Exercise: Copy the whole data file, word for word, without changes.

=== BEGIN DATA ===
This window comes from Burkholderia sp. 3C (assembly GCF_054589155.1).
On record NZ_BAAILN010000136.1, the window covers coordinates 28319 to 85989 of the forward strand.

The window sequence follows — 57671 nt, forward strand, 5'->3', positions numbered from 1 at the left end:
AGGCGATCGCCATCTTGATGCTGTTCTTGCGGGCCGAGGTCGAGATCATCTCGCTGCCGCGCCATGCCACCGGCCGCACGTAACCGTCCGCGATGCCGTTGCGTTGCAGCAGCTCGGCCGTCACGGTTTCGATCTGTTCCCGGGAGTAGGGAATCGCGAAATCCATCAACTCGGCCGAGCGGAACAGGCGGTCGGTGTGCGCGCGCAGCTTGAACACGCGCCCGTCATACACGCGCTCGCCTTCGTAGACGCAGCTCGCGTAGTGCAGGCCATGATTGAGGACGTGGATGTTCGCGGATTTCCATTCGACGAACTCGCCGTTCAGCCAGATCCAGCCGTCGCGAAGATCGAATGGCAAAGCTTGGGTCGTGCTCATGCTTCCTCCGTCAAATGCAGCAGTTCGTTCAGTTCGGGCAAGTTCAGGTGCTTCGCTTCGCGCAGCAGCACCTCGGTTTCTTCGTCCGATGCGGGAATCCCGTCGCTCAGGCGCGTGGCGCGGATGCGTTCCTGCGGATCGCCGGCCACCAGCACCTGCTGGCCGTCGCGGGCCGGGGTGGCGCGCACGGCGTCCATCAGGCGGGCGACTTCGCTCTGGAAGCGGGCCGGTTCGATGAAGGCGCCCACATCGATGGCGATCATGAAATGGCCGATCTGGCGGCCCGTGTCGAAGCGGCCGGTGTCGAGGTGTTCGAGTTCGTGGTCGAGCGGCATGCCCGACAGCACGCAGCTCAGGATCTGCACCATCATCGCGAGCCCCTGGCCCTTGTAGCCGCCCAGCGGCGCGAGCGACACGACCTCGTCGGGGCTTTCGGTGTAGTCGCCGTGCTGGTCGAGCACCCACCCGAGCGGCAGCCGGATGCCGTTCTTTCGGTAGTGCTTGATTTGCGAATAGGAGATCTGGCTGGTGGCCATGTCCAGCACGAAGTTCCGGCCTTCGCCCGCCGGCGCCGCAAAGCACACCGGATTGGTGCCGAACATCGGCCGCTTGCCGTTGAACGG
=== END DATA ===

This window comes from Burkholderia sp. 3C (assembly GCF_054589155.1).
On record NZ_BAAILN010000136.1, the window covers coordinates 28319 to 85989 of the forward strand.

The window sequence follows — 57671 nt, forward strand, 5'->3', positions numbered from 1 at the left end:
AGGCGATCGCCATCTTGATGCTGTTCTTGCGGGCCGAGGTCGAGATCATCTCGCTGCCGCGCCATGCCACCGGCCGCACGTAACCGTCCGCGATGCCGTTGCGTTGCAGCAGCTCGGCCGTCACGGTTTCGATCTGTTCCCGGGAGTAGGGAATCGCGAAATCCATCAACTCGGCCGAGCGGAACAGGCGGTCGGTGTGCGCGCGCAGCTTGAACACGCGCCCGTCATACACGCGCTCGCCTTCGTAGACGCAGCTCGCGTAGTGCAGGCCATGATTGAGGACGTGGATGTTCGCGGATTTCCATTCGACGAACTCGCCGTTCAGCCAGATCCAGCCGTCGCGAAGATCGAATGGCAAAGCTTGGGTCGTGCTCATGCTTCCTCCGTCAAATGCAGCAGTTCGTTCAGTTCGGGCAAGTTCAGGTGCTTCGCTTCGCGCAGCAGCACCTCGGTTTCTTCGTCCGATGCGGGAATCCCGTCGCTCAGGCGCGTGGCGCGGATGCGTTCCTGCGGATCGCCGGCCACCAGCACCTGCTGGCCGTCGCGGGCCGGGGTGGCGCGCACGGCGTCCATCAGGCGGGCGACTTCGCTCTGGAAGCGGGCCGGTTCGATGAAGGCGCCCACATCGATGGCGATCATGAAATGGCCGATCTGGCGGCCCGTGTCGAAGCGGCCGGTGTCGAGGTGTTCGAGTTCGTGGTCGAGCGGCATGCCCGACAGCACGCAGCTCAGGATCTGCACCATCATCGCGAGCCCCTGGCCCTTGTAGCCGCCCAGCGGCGCGAGCGACACGACCTCGTCGGGGCTTTCGGTGTAGTCGCCGTGCTGGTCGAGCACCCACCCGAGCGGCAGCCGGATGCCGTTCTTTCGGTAGTGCTTGATTTGCGAATAGGAGATCTGGCTGGTGGCCATGTCCAGCACGAAGTTCCGGCCTTCGCCCGCCGGCGCCGCAAAGCACACCGGATTGGTGCCGAACATCGGCCGCTTGCCGTTGAACGG